Severe stressors typically trigger a glucocorticoid stress response resulting in elevated levels of stress-induced corticosterone that may induce an emergency life-history stage (Wingfield et al., 1998). This emergency life-history stage redirects an individual's behavior toward immediate survival and terminates non-essential processes such as reproduction. For example, severe weather events during the breeding season can lead to brood abandonment (Wingfield et al., 1998; Krause et al., 2016b). The induction of an emergency life-history stage may be suppressed in bird species breeding in severe environments with short breeding seasons, such as deserts or the Arctic (Wingfield et al., 1992, 1995; Krause et al., 2016a). Suppressing the magnitude of the glucocorticoid stress response may reduce the likelihood of brood abandonment, which may be adaptive in extreme environments because of the very limited opportunities to initiate a second breeding attempt within the same season. Comparative data indicate that the stress responses of Arctic shorebirds are reduced in the sex that provides most parental care, rendering further support for this hypothesis (O'Reilly and Wingfield, 2001). Similar mechanisms may operate in short-lived species that are unlikely to survive until the next breeding season (Wingfield et al., 1995). In more benign environments with longer breeding seasons, and in longer-lived birds, a suppression of the glucocorticoid stress-response during breeding is not expected (Romero and Wingfield, 2016).
Here, we compared baseline and stress-induced concentrations of corticosterone in parenting and non-parenting black coucals (C. grillii) and white-browed coucals (C. superciliosus). Coucals are Old-World non-parasitic cuckoos (Payne, 2005; Erritzoe et al., 2012) and most of them live in socially monogamous pairs in which both partners provide parental care. Typically, female coucals are slightly larger than males and the scarce information that is available on this taxon suggests that males contribute slightly more to incubation and offspring care than females (Andersson, 1995; Maurer, 2008). Black coucals and white-browed coucals have been described as sister clades (Irwin, 1985, but see Sorenson and Payne, 2005 for a different view) and represent the taxon's two extremes with regard to differences in sexual size dimorphism, mating system, and parental care.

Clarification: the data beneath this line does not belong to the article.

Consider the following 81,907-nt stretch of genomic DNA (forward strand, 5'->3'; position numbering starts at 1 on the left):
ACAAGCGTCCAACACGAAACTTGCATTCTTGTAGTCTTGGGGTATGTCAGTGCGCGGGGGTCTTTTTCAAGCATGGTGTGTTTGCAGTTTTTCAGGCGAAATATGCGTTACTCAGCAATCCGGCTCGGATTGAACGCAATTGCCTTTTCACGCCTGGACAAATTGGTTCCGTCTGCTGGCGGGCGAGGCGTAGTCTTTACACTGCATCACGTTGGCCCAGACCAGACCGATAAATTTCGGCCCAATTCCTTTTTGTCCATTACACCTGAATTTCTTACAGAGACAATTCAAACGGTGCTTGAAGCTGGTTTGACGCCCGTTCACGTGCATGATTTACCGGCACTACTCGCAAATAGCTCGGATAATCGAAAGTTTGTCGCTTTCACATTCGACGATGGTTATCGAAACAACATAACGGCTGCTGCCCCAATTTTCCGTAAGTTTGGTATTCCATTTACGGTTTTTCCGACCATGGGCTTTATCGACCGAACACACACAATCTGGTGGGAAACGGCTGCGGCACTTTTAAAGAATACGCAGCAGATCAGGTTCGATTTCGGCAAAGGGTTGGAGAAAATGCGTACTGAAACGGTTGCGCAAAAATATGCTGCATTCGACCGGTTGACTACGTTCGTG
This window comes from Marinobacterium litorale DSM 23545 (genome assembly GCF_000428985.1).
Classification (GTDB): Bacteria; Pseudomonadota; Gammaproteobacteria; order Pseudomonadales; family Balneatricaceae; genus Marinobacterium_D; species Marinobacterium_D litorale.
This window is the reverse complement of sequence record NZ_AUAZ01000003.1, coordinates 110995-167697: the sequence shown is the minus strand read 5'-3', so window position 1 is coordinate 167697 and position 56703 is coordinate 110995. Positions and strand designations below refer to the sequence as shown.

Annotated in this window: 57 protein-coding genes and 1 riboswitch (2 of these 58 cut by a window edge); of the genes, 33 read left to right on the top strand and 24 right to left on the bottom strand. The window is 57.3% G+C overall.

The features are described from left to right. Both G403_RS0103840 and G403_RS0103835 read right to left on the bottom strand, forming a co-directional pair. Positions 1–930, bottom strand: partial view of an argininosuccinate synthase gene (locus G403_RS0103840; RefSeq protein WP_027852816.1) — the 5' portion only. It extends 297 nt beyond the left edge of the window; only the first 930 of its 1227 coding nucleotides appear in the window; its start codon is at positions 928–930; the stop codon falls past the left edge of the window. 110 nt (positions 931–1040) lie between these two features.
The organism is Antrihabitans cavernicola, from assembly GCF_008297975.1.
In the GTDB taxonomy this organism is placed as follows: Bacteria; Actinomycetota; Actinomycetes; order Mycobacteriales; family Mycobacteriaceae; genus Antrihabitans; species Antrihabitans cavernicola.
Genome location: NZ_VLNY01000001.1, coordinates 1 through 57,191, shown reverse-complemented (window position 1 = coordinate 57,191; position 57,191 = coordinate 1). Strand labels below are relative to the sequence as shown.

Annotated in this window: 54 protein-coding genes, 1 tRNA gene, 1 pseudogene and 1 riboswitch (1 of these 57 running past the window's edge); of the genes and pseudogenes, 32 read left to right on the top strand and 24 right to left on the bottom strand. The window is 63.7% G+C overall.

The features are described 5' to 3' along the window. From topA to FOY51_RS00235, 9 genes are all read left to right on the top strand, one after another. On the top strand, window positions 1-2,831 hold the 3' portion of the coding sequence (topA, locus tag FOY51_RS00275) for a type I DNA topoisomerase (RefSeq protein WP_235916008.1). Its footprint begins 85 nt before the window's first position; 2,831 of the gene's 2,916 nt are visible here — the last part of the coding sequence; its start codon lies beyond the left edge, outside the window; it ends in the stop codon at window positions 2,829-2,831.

The black coucal is exceptional and exhibits the taxon's largest reversed sexual dimorphism (females are ca. 70% larger than males). It operates a classically polyandrous mating system with reversed sex roles: Females sing, defend large territories, and form polyandrous groups with up to five males whom they provide with individual clutches. Male black coucals incubate their respective clutches and raise the young all by themselves (Vernon, 1971; Goymann et al., 2004, 2005, 2015; Geberzahn et al., 2009, 2010). In contrast to the black coucal, the white-browed coucal is the least sexually dimorphic of all 26 coucal species with females being only ca. 13% larger than males, and the one with the greatest similarity in sex roles (Van Someren, 1956; Rowan, 1983; Andersson, 1995; Goymann et al., 2015, 2016). Both partners sing and often duet (Brumm and Goymann, 2017), jointly defend a territory, and form socially monogamous pairs with both partners contributing to offspring care equally (Goymann et al., 2016). At our study site in the Usangu plains, Tanzania, we have the unusual situation that both species co-occur in the same habitat. Here, both species feed on the same prey, and breed during a similar time of the year, often in close proximity to one another. Black coucals are migrants and hence start breeding slightly later than white-browed coucals, which stay in the area year-round (Goymann et al., 2015). Further comparative details on the life-history, breeding biology, and parental behavior of the two species can be found in the studies by Goymann et al. (2015, 2016).